Further experimentation by the JILA team in 2000 uncovered a hitherto unknown property of Bose–Einstein condensates. Cornell, Wieman, and their coworkers originally used rubidium-87, an isotope whose atoms naturally repel each other, making a more stable condensate. The JILA team instrumentation now had better control over the condensate so experimentation was made on naturally attracting atoms of another rubidium isotope, rubidium-85 (having negative atom-atom scattering length). Through a process called Feshbach resonance involving a sweep of the magnetic field causing spin flip collisions, the JILA researchers lowered the characteristic, discrete energies at which the rubidium atoms bond into molecules making their Rb-85 atoms repulsive and creating a stable condensate. The reversible flip from attraction to repulsion stems from quantum interference among condensate atoms which behave as waves.
When the scientists raised the magnetic field strength still further, the condensate suddenly reverted back to attraction, imploded and shrank beyond detection, and then exploded, blowing off about two-thirds of its 10,000 or so atoms. About half of the atoms in the condensate seemed to have disappeared from the experiment altogether, not being seen either in the cold remnant or the expanding gas cloud. Carl Wieman explained that under current atomic theory this characteristic of Bose–Einstein condensate could not be explained because the energy state of an atom near absolute zero should not be enough to cause an implosion; however, subsequent mean-field theories have been proposed to explain it.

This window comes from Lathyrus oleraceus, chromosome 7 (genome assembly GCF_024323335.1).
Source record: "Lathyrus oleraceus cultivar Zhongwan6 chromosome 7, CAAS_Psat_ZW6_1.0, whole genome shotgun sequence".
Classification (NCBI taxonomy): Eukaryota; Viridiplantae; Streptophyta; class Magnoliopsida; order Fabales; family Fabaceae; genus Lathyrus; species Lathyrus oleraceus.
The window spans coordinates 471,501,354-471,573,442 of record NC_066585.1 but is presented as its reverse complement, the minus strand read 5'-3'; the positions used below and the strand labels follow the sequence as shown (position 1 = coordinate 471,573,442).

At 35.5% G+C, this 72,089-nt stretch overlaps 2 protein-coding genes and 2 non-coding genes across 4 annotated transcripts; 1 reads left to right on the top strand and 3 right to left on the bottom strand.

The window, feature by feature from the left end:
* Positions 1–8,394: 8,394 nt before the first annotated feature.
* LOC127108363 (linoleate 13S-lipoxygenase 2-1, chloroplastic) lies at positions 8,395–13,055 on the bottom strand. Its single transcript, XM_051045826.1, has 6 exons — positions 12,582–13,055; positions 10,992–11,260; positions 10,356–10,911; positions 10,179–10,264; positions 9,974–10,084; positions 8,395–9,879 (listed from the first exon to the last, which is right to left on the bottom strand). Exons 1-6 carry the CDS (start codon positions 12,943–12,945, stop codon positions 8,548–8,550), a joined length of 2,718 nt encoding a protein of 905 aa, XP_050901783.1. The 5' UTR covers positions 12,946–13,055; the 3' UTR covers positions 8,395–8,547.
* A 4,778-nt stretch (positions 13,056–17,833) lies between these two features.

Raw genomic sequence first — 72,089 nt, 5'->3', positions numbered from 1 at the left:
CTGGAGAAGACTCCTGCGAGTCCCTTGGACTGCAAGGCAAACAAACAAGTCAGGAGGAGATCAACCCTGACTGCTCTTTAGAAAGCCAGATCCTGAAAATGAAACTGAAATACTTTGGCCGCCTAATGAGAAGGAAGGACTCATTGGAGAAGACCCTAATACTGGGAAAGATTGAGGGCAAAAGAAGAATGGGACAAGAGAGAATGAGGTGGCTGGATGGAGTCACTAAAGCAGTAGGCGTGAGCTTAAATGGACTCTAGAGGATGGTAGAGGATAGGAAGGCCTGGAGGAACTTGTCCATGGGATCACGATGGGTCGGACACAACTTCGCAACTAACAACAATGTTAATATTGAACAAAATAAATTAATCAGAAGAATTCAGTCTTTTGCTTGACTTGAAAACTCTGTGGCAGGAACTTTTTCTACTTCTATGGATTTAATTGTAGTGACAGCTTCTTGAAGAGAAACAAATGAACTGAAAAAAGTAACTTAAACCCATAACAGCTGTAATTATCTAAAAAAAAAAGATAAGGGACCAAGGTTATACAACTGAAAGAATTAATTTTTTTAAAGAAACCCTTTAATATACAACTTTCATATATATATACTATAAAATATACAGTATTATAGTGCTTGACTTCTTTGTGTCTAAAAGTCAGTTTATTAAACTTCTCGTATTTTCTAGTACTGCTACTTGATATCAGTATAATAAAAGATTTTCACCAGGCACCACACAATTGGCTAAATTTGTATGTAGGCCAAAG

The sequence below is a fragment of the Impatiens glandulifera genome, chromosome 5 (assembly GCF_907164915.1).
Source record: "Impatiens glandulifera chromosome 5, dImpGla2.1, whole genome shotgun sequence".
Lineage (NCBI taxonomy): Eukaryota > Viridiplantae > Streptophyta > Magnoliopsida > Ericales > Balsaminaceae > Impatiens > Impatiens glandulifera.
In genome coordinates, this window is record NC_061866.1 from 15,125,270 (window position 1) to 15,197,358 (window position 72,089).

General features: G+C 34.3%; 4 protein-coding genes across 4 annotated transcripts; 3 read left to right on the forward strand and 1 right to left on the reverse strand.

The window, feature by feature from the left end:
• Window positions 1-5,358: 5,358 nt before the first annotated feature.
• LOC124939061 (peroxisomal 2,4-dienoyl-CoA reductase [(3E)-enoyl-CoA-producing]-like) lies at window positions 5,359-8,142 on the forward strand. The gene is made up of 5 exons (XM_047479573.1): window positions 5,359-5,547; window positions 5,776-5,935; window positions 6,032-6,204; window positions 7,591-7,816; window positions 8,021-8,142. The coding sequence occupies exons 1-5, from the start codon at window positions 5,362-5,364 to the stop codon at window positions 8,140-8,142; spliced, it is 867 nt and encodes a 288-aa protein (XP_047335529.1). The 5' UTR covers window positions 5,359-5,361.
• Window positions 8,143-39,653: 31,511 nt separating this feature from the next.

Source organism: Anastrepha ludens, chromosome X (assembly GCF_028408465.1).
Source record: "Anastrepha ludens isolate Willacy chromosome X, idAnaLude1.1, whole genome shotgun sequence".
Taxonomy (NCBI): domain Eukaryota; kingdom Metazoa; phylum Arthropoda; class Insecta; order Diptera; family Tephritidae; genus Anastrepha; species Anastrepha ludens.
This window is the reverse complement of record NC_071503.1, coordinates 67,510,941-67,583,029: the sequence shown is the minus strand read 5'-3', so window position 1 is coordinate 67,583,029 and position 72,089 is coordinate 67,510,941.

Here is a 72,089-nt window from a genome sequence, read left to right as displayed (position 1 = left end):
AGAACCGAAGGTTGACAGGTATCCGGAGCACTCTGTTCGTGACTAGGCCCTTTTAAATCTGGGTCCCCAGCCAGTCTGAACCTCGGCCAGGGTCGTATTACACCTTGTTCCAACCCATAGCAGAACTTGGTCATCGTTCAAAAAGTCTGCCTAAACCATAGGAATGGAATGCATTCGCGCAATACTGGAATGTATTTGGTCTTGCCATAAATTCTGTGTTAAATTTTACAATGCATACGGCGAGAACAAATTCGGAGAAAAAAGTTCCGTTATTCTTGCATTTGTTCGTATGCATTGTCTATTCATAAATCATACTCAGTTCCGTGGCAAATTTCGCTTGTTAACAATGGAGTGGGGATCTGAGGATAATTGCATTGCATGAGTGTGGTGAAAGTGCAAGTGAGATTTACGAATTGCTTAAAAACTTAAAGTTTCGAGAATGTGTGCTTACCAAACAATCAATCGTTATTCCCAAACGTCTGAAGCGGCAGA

Because supernova explosions are implosions, the explosion of a collapsing Bose–Einstein condensate was named "bosenova", a pun on the musical style bossa nova.
The atoms that seem to have disappeared almost certainly still exist in some form, just not in a form that could be detected in that experiment. Two likely possibilities are that they formed molecules consisting of two bonded rubidium atoms, or that they somehow received enough energy to fly away fast enough that they left the observation region before they could be observed.
Compared to more commonly-encountered states of matter, Bose–Einstein condensates are extremely fragile. The slightest interaction with the outside world can be enough to warm them past the condensation threshold, forming a normal gas and losing their interesting properties. It is likely to be some time before any practical applications are developed.